I have had the good fortune of getting most of Bernie Sanders' Facebook content from 2015 to date. In addition I have lived in a rural community since 2010. So I can take a few hours each week outside the liberal bubble. Joe Biden is no JFK.
As it becomes clear that Sanders will go to the convention with a big delegate count, the choice will be to nominate him or try to elect a president without his young followers. In a contested convention, the only alternative to nominating Sanders, without losing his supporters, might be if Sanders himself decides things are looking too grim. He might be able to stand up there and support Warren as the best option and have his people listen. Biden and Bloomberg will not get the Berniecrat vote this year. They already feel cheated from last time. Not 10% but 50% feel this way.
K.P., Mount Pleasant, MI
A reader wrote:
In the bizarro world of neoliberal capitalism, money is speech. The less you have, the less voice you get, the less newspapers like the New York Times and Washington Post care if you read them because you aren't in their target demo for advertisers. The median Fox News or MSNBC viewer, age-wise, would have been dead 40 years ago. I read between 60-80 news articles a day and not once in my life have I ever felt like my political views were fairly represented in anything mainstream. Matt Taibbi and Glenn Greenwald get close sometimes, and as a result are treated like pariahs.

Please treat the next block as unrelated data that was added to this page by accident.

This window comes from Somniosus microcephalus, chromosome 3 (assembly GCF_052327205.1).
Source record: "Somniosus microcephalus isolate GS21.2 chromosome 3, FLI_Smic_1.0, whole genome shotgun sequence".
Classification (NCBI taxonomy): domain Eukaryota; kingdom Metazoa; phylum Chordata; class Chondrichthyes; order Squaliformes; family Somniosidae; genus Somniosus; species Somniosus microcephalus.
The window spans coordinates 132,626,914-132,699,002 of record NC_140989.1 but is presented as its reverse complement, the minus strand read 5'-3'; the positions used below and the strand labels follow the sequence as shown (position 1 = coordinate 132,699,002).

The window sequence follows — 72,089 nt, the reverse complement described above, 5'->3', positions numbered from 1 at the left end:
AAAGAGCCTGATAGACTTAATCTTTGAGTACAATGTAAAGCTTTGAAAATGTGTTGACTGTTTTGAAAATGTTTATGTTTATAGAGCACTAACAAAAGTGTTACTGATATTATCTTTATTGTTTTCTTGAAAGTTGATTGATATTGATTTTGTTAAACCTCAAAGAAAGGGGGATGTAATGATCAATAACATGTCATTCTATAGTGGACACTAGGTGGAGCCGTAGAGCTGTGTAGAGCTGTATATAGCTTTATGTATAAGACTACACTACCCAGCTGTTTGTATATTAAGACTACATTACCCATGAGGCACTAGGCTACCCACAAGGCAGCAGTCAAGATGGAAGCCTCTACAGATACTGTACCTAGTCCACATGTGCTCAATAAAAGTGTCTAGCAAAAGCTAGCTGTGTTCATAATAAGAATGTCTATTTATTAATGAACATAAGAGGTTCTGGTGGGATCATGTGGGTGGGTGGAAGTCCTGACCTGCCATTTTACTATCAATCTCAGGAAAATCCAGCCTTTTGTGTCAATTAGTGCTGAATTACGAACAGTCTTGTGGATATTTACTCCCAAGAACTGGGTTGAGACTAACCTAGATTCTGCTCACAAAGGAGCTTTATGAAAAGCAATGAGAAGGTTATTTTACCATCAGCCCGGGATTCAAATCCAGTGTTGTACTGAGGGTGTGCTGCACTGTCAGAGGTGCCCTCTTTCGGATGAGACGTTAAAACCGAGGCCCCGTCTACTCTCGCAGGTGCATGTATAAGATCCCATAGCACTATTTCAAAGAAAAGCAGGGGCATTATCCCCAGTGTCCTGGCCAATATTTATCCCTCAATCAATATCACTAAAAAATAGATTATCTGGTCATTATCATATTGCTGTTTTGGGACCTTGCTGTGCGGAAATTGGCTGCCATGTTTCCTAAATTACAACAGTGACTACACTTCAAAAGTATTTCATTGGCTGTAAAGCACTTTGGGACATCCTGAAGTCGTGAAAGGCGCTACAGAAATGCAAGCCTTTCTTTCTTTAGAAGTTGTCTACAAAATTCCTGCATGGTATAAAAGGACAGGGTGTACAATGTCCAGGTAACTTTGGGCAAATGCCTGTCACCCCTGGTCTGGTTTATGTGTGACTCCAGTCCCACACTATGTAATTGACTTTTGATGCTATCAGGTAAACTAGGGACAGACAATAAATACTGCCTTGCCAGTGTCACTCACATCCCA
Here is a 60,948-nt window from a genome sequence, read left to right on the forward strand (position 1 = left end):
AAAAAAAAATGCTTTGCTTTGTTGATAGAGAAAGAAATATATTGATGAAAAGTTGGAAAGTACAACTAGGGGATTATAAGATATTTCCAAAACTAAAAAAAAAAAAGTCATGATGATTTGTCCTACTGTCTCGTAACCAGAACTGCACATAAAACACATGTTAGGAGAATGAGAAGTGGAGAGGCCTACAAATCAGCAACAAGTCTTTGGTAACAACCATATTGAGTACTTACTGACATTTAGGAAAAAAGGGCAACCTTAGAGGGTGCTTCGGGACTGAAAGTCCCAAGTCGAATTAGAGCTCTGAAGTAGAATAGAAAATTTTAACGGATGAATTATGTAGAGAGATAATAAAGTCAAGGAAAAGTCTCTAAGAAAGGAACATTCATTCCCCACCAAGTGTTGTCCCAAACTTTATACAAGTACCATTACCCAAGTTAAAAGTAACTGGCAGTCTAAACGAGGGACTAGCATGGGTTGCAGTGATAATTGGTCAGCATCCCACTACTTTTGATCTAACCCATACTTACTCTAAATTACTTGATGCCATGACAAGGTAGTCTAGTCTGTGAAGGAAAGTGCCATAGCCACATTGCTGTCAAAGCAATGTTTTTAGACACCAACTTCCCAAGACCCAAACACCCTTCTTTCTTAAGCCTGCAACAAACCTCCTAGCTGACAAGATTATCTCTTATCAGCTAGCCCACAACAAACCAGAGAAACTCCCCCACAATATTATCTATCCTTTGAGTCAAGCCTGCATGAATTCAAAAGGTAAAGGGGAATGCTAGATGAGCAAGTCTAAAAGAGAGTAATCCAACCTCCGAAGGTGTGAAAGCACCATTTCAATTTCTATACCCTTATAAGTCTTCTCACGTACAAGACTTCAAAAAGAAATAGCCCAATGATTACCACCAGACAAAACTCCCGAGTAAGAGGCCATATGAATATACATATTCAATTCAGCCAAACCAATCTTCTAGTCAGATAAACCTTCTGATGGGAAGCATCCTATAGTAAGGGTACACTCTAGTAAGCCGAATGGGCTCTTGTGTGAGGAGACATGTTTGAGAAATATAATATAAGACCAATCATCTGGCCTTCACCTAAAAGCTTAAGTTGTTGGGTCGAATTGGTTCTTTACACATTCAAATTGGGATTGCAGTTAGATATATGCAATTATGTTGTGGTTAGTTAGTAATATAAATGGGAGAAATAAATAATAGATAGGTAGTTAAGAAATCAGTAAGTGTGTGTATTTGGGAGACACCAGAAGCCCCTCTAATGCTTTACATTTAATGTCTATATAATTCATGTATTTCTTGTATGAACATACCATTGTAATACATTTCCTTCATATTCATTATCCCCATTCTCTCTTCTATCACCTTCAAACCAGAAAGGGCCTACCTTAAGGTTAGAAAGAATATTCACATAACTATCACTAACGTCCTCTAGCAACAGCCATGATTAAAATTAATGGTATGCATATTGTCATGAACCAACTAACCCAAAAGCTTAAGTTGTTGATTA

I feel like punching every scumbag Democrat whose response to free college/forgiving all student debt is "I don't want to pay for Donald Trump's kids." Like Trump's kids would ever take out student loans, and while we're at it let's put an income cap on K-12 so that the rich never have to meet a smelly prole ever in their entire life. In the real world, people have mountains of student debt because they can't ever get rid of it in bankruptcy thanks to Joe Biden. And because Obama's idea of fixing the recession was not just refusing to prosecute anyone on Wall Street, but also subsidizing them on the order of $29 trillion while intentionally evicting poor people.